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Missing camper found, says she was chased by man with knife

Updated July 16, 2019 - 12:08 pm

BISHOP, Calif. — A woman missing for three days after disappearing from a remote campground in California’s White Mountains on Tuesday described a man she says chased her with a knife as a burley, bald “big guy” with tanned skin.

Sheryl Powell, of Huntington Beach, California, detailed what it was like to be missing what she remembers of the man during an appearance Tuesday on NBC’s “Today” show.

Powell, 60, said she was told to do what he said and he would refrain from using the knife on her and her small dog.

She said she was able to run away from the man Friday, and survived by drinking water from a small spring. Search and rescue teams found her and the dog, Miley, on Monday.

“I’m happy to be here to tell my story,” Powell said.

Her husband, Joseph Powell, said he was moving their Jeep while she walked their small dog, when they both disappeared without a trace. He searched for nearly an hour for them, and then contacted authorities.

“Yesterday I was saddest man on the planet and today I’m the happiest man on the planet,” Joseph Powell said Tuesday. “It’s a miracle. I got my wife back.”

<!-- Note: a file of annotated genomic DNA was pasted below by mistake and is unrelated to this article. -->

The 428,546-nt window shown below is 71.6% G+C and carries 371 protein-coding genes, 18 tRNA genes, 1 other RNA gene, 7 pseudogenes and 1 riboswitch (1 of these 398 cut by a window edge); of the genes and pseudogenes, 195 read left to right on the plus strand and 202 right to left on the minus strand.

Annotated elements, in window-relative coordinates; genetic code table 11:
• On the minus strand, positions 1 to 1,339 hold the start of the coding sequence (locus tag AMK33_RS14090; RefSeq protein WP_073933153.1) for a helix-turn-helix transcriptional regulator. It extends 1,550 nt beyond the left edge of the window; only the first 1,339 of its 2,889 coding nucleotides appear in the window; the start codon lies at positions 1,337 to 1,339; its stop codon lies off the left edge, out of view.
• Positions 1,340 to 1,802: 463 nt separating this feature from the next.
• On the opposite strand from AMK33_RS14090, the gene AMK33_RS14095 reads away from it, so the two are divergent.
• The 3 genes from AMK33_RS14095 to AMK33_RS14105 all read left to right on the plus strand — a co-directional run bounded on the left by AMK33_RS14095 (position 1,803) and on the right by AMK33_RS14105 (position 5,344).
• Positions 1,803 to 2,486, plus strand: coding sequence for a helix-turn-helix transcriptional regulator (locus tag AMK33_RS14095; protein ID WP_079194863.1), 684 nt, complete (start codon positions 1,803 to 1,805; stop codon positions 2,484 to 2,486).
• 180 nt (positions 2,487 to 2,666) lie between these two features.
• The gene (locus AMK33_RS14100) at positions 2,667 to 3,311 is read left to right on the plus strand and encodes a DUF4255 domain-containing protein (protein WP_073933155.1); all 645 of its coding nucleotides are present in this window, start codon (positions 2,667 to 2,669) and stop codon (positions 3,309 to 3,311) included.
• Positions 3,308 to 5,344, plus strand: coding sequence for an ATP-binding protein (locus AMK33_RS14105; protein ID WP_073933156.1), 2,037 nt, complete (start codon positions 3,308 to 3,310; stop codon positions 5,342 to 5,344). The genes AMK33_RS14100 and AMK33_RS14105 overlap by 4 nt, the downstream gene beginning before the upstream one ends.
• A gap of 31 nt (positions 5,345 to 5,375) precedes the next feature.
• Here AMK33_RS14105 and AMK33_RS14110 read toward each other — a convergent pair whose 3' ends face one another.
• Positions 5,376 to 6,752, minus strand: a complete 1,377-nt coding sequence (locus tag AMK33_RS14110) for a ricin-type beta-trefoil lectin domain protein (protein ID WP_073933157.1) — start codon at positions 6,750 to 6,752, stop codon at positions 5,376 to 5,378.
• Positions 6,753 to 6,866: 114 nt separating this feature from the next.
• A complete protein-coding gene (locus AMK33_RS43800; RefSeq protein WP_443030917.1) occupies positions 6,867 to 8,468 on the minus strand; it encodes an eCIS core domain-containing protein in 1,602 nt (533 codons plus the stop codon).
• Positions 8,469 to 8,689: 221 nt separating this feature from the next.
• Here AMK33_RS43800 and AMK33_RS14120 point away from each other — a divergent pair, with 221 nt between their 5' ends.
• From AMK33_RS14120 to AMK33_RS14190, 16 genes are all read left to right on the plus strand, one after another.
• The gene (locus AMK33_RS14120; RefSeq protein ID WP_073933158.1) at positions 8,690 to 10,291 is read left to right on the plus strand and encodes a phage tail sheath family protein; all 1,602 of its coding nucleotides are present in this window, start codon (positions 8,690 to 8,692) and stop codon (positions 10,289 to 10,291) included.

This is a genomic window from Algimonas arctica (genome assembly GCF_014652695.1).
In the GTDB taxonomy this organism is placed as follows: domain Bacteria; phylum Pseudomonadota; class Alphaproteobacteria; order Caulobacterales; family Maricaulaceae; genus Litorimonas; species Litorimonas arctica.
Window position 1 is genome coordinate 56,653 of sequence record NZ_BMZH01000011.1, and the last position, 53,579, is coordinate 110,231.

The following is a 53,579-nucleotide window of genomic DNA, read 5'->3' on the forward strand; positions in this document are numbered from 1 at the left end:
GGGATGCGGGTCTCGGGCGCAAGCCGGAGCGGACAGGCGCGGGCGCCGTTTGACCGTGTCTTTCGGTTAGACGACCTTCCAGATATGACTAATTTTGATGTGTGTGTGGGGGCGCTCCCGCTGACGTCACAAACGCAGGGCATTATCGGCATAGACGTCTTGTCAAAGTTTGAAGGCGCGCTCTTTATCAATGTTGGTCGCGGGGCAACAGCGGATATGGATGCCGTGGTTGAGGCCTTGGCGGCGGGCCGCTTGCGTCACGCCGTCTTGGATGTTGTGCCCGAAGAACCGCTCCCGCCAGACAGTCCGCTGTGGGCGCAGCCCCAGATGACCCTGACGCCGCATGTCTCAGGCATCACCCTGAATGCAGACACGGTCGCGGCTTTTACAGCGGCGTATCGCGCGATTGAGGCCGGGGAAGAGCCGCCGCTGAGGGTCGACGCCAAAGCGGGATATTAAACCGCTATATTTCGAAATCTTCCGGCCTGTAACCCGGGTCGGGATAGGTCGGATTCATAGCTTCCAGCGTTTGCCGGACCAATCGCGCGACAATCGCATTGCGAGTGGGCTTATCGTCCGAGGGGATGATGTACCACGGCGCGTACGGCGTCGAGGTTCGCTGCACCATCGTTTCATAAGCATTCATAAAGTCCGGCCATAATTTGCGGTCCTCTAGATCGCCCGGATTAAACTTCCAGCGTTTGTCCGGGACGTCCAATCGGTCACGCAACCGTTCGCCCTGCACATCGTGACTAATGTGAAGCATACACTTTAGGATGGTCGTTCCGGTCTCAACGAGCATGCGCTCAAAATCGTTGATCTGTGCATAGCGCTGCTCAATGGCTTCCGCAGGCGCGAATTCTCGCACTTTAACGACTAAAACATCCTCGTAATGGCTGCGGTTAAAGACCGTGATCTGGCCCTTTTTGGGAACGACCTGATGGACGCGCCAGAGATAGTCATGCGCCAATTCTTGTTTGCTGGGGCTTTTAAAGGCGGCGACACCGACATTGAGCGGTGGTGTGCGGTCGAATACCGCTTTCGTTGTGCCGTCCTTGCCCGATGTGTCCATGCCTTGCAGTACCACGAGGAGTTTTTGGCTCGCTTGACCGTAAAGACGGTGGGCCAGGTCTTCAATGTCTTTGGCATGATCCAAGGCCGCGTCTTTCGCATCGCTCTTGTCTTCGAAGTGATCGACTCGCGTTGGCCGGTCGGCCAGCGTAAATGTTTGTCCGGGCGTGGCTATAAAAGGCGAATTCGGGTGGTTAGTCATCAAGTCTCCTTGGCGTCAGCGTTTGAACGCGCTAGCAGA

There has been no sign of the man and the Inyo County sheriff’s office is actively investigating the circumstances surrounding her disappearance but can’t release any other information, said spokeswoman Carma Roper.

“Now that we have transitioned from active search and rescue into an investigation there aren’t a lot of public details we can release,” Roper said.

The White Mountains lie east of the Sierra Nevada range and northwest of Death Valley National Park. Grandview Campground is at an elevation of 8,600 feet (2,621 meters) near the Ancient Bristlecone Pine Forest, 230 miles (370 kilometers) north of Los Angeles.

It is prized by star gazers for sky vistas far from city lights, according to the Inyo National Forest. The nearest civilization is a 16-mile (25.8-kilometer) drive to the town of Big Pine down in Owens Valley.

The Ancient Bristlecone Pine Forest has trees that are more than 4,000 years old, the oldest in the world.

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